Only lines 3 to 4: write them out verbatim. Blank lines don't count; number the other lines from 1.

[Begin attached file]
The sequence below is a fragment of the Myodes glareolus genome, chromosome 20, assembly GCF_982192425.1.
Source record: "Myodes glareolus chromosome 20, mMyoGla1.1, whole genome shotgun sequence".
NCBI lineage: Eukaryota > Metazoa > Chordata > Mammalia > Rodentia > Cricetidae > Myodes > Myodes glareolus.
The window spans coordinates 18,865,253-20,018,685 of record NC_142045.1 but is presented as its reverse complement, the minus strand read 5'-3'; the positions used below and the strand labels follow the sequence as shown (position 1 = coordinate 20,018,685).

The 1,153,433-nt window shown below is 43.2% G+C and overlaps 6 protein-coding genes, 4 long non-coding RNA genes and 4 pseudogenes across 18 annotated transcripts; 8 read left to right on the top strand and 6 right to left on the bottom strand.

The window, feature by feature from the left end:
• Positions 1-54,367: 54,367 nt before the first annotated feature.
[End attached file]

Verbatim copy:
NCBI lineage: Eukaryota > Metazoa > Chordata > Mammalia > Rodentia > Cricetidae > Myodes > Myodes glareolus.
The window spans coordinates 18,865,253-20,018,685 of record NC_142045.1 but is presented as its reverse complement, the minus strand read 5'-3'; the positions used below and the strand labels follow the sequence as shown (position 1 = coordinate 20,018,685).